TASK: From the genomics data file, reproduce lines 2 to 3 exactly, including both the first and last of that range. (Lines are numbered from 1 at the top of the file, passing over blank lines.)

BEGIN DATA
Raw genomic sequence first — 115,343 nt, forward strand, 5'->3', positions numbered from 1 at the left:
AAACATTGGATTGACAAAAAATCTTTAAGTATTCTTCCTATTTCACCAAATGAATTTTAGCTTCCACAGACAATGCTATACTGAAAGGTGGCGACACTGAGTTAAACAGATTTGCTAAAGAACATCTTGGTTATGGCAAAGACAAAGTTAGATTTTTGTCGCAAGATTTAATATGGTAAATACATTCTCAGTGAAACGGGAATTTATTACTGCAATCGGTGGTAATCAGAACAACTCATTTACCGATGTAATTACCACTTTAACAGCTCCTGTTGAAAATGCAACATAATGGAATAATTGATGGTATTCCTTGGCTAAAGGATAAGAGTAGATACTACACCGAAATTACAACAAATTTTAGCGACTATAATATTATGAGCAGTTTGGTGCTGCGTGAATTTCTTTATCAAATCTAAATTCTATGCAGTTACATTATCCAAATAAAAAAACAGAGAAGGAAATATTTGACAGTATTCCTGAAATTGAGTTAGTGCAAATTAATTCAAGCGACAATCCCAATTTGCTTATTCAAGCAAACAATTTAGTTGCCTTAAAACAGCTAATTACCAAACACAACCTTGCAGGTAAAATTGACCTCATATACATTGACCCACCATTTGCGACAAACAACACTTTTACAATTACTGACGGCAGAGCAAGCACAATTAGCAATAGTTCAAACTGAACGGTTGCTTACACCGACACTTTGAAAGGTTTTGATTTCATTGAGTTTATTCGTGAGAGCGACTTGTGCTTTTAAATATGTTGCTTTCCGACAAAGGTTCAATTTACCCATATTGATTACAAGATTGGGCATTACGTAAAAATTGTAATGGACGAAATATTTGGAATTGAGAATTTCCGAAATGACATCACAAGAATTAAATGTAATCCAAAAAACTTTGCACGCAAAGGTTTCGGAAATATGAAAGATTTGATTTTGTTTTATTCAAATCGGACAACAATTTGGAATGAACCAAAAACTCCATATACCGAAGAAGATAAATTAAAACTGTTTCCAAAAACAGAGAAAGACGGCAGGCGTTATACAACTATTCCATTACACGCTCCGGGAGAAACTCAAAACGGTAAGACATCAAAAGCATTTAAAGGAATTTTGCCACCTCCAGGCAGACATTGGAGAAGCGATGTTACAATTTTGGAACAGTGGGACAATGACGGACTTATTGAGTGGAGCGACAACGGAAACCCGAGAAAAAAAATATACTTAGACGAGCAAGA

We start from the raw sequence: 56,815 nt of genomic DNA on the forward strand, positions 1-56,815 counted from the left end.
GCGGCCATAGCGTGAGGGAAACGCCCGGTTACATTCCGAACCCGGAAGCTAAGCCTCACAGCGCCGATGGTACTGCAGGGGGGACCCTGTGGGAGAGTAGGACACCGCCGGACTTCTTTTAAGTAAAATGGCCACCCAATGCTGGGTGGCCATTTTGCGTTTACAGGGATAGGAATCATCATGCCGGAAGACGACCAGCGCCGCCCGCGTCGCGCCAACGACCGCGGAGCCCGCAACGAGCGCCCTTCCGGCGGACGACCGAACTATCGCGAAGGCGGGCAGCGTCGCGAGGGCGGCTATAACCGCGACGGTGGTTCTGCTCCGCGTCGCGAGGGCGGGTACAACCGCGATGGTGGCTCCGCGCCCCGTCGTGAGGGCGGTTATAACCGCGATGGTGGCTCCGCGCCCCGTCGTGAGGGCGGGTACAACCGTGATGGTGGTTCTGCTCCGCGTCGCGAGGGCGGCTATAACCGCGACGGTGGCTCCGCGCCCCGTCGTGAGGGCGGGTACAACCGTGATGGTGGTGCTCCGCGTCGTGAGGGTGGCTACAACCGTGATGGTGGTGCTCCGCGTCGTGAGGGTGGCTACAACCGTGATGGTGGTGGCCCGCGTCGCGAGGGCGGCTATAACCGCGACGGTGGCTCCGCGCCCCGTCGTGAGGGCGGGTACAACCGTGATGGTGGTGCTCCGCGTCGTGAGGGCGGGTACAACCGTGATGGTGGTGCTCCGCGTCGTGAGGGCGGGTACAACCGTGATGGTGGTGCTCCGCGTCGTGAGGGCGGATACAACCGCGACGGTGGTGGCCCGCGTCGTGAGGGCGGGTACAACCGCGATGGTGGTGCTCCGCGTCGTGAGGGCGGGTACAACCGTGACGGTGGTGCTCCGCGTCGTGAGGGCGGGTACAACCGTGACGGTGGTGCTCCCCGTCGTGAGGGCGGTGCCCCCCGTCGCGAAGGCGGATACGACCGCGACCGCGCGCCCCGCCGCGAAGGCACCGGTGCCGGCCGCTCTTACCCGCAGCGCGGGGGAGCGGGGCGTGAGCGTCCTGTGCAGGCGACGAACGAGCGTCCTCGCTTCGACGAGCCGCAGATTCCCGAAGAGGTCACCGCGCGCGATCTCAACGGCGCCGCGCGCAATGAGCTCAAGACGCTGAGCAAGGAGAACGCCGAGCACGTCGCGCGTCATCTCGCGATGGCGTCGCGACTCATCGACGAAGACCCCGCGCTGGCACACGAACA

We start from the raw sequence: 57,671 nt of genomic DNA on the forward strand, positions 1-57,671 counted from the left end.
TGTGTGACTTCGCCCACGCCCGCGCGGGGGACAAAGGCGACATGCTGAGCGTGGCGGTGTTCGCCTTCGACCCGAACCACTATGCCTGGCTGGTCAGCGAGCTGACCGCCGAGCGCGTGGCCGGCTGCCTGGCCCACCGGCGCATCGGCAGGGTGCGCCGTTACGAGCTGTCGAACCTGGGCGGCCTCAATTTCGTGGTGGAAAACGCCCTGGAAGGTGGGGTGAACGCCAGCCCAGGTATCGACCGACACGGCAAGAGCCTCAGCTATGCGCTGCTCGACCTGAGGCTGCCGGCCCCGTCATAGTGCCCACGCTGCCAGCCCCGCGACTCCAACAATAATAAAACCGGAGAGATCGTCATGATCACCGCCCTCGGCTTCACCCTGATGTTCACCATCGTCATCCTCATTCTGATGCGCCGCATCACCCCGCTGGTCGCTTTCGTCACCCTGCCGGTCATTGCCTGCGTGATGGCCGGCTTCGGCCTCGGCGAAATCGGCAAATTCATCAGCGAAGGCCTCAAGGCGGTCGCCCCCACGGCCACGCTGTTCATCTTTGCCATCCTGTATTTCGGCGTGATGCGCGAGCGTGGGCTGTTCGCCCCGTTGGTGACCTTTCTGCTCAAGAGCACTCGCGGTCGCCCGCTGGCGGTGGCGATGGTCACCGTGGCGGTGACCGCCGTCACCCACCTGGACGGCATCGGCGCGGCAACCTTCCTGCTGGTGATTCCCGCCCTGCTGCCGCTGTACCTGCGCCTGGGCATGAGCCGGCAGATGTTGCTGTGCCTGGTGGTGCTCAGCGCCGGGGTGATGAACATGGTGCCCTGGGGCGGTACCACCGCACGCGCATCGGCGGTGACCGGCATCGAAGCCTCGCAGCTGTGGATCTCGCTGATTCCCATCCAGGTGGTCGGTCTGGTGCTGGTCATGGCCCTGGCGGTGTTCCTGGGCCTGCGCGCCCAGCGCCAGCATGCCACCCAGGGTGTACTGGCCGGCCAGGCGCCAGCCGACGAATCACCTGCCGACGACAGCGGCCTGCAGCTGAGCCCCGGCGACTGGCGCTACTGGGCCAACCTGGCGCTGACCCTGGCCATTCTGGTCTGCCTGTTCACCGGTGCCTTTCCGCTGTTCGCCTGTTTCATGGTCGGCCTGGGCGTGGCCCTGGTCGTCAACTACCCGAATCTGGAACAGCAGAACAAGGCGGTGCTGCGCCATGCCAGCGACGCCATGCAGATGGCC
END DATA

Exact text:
AAACATTGGATTGACAAAAAATCTTTAAGTATTCTTCCTATTTCACCAAATGAATTTTAGCTTCCACAGACAATGCTATACTGAAAGGTGGCGACACTGAGTTAAACAGATTTGCTAAAGAACATCTTGGTTATGGCAAAGACAAAGTTAGATTTTTGTCGCAAGATTTAATATGGTAAATACATTCTCAGTGAAACGGGAATTTATTACTGCAATCGGTGGTAATCAGAACAACTCATTTACCGATGTAATTACCACTTTAACAGCTCCTGTTGAAAATGCAACATAATGGAATAATTGATGGTATTCCTTGGCTAAAGGATAAGAGTAGATACTACACCGAAATTACAACAAATTTTAGCGACTATAATATTATGAGCAGTTTGGTGCTGCGTGAATTTCTTTATCAAATCTAAATTCTATGCAGTTACATTATCCAAATAAAAAAACAGAGAAGGAAATATTTGACAGTATTCCTGAAATTGAGTTAGTGCAAATTAATTCAAGCGACAATCCCAATTTGCTTATTCAAGCAAACAATTTAGTTGCCTTAAAACAGCTAATTACCAAACACAACCTTGCAGGTAAAATTGACCTCATATACATTGACCCACCATTTGCGACAAACAACACTTTTACAATTACTGACGGCAGAGCAAGCACAATTAGCAATAGTTCAAACTGAACGGTTGCTTACACCGACACTTTGAAAGGTTTTGATTTCATTGAGTTTATTCGTGAGAGCGACTTGTGCTTTTAAATATGTTGCTTTCCGACAAAGGTTCAATTTACCCATATTGATTACAAGATTGGGCATTACGTAAAAATTGTAATGGACGAAATATTTGGAATTGAGAATTTCCGAAATGACATCACAAGAATTAAATGTAATCCAAAAAACTTTGCACGCAAAGGTTTCGGAAATATGAAAGATTTGATTTTGTTTTATTCAAATCGGACAACAATTTGGAATGAACCAAAAACTCCATATACCGAAGAAGATAAATTAAAACTGTTTCCAAAAACAGAGAAAGACGGCAGGCGTTATACAACTATTCCATTACACGCTCCGGGAGAAACTCAAAACGGTAAGACATCAAAAGCATTTAAAGGAATTTTGCCACCTCCAGGCAGACATTGGAGAAGCGATGTTACAATTTTGGAACAGTGGGACAATGACGGACTTATTGAGTGGAGCGACAACGGAAACCCGAGAAAAAAAATATACTTAGACGAGCAAGA

We start from the raw sequence: 56,815 nt of genomic DNA on the forward strand, positions 1-56,815 counted from the left end.